Went to the Walnut St. Theatre this evening to hear Mrs. Seguin. She appeared in “The Bravo, or The Red Mask.” It is a very poor thing as an opera altho’ the plot is rather interesting; the music is very poor, so that I could not form an opinion as to Mrs. Seguin.
The Walnut Street Theatre, America’s oldest, continuously operating theatre, was first visited by Nathan on January 8.
Soprano Anne (née Childe) Seguin (ca. 1814–1888) was New York’s favorite opera singer in the 1840s. Born in England, she graduated from the Royal Academy and, in 1832, married bass Edward Seguin (1809–1852). Mrs. Seguin made her debut in Italian opera at Her Majesty’s Theatre, Haymarket in 1836. In 1837, she and her husband had the honor of singing at Queen Victoria’s coronation. Her American debut came in February 1839 at the Park Theatre, New York when she played Rosina in The Barber of Seville. The Seguins were very popular in America, often appearing together (Edward played Gradenigo to Anne’s Violetta in Bravo on this night in 1849) and eventually formed their own production company. When Edward died in 1852, Mrs. Seguin retired from the stage and became a voice teacher.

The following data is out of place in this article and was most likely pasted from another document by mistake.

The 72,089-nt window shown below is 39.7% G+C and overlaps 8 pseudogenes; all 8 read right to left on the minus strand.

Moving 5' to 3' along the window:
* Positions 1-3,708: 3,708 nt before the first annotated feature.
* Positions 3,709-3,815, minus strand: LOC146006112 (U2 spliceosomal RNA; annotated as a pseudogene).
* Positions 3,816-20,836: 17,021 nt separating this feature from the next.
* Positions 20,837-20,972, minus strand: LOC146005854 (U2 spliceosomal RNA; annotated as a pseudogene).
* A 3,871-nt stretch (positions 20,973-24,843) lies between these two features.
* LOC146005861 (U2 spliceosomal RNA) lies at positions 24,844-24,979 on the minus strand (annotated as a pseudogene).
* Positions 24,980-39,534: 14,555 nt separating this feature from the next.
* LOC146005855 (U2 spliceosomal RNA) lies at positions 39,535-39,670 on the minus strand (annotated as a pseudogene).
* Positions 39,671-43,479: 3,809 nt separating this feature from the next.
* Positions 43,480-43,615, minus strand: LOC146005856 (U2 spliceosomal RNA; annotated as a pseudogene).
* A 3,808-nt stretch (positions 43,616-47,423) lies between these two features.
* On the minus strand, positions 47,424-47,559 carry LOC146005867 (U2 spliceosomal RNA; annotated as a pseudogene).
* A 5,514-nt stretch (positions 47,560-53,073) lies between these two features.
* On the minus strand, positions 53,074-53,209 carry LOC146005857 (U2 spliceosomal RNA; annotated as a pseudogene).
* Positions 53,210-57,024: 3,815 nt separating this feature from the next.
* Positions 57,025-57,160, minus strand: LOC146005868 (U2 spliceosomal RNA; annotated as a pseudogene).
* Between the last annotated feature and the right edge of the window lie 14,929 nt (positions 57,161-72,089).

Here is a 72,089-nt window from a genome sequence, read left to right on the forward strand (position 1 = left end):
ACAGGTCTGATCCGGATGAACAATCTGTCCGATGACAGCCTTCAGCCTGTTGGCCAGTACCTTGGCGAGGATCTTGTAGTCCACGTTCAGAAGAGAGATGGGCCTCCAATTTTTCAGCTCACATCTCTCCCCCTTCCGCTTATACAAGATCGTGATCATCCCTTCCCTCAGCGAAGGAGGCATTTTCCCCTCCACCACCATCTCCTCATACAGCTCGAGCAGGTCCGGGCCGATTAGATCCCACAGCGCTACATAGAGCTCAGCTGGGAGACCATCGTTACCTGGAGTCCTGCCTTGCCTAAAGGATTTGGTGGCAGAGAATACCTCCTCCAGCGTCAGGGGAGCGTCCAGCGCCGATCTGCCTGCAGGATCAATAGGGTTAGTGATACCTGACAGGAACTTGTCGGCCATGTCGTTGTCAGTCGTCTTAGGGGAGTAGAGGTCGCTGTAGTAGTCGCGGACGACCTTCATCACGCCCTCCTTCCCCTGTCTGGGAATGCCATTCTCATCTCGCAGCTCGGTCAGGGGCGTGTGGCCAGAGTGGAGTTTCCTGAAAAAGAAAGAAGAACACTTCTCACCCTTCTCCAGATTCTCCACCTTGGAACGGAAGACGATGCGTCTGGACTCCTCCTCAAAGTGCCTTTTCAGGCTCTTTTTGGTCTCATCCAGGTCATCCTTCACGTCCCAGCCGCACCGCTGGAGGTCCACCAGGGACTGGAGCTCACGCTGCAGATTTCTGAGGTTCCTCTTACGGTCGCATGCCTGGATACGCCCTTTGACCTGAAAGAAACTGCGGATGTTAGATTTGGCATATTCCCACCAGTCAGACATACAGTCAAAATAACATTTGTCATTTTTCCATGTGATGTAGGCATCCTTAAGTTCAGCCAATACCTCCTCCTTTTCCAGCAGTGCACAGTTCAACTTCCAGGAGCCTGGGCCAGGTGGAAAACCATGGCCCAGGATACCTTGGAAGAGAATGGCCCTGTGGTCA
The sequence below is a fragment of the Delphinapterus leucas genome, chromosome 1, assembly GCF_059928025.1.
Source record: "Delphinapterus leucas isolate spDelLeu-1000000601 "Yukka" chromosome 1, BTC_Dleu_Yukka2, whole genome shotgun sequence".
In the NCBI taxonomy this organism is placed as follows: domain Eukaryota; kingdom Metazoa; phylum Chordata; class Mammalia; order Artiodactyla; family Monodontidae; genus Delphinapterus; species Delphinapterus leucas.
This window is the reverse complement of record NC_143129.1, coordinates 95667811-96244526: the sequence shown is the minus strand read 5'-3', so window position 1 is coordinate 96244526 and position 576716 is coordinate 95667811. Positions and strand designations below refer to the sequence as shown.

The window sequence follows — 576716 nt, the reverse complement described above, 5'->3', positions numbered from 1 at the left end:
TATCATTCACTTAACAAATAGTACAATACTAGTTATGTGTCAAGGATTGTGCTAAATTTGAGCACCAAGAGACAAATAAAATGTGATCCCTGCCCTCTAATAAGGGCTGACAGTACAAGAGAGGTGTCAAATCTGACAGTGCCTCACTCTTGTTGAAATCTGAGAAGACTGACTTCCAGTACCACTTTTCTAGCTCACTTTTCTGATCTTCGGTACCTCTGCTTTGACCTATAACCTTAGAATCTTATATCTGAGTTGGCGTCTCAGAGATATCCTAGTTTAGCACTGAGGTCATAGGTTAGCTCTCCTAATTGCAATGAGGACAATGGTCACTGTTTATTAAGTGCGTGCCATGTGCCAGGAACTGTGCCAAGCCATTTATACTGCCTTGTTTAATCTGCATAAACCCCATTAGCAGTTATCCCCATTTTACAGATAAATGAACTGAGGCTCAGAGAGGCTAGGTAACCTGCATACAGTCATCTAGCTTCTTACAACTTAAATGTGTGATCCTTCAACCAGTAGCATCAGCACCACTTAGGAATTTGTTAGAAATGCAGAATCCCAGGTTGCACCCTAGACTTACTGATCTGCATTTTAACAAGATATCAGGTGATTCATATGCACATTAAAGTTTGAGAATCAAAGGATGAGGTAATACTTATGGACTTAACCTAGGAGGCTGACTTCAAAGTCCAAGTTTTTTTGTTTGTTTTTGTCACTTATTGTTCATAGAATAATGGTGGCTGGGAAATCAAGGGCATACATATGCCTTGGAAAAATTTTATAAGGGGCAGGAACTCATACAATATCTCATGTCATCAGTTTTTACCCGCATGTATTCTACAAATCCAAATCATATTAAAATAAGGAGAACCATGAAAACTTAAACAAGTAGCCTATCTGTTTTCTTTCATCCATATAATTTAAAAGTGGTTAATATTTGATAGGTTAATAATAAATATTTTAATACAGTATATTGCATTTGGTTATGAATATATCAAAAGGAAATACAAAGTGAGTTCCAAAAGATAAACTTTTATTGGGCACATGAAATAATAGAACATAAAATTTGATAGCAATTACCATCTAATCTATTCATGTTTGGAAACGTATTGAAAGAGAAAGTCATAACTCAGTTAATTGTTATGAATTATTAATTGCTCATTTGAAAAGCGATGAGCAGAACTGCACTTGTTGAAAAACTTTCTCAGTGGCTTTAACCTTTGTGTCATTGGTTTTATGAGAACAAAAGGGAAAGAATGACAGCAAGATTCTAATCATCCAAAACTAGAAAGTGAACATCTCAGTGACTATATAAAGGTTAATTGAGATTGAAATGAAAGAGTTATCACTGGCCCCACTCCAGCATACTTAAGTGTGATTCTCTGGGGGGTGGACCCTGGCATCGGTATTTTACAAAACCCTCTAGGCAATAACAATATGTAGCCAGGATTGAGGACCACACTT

The Bravo; or The Red Mask, also known as The Red Mask; or The Council of Three was an opera with music by Tom Cooke (1782–1848) (adapted from an earlier opera by A. Berrettoni) and libretto by James Robinson Planché (1796–1880). It was first performed in Drury Lane, London in 1834, although the theatre manager prevailed upon Planché to write a happy ending, thus subverting the moral message intended by James Fenimore Cooper who had written the novel, The Bravo (1831), upon which the opera is based.
“James Robinson Planché.” International Dictionary of Theatre. Vol. 2. Gale, 1993. Gale Biography In Context. Web. 2 Oct. 2011.
“Obituary: Mrs. Anne Seguin.” New York Times, August 25, 1888, 4.
“Tom Cooke.” Baker’s Biographical Dictionary of Musicians. New York: Schirmer, 2001. Gale Biography In Context. Web. 2 Oct 2011.
Brown, T. Allston. A History of the New York Stage: From the First Performance in 1732 to 1901. New York: Dodd, Mead, 1903.
Roy, Donald. Plays by James Robinson Planché. British and American Playwrights. Cambridge, UK: University of Cambridge Press, 1986.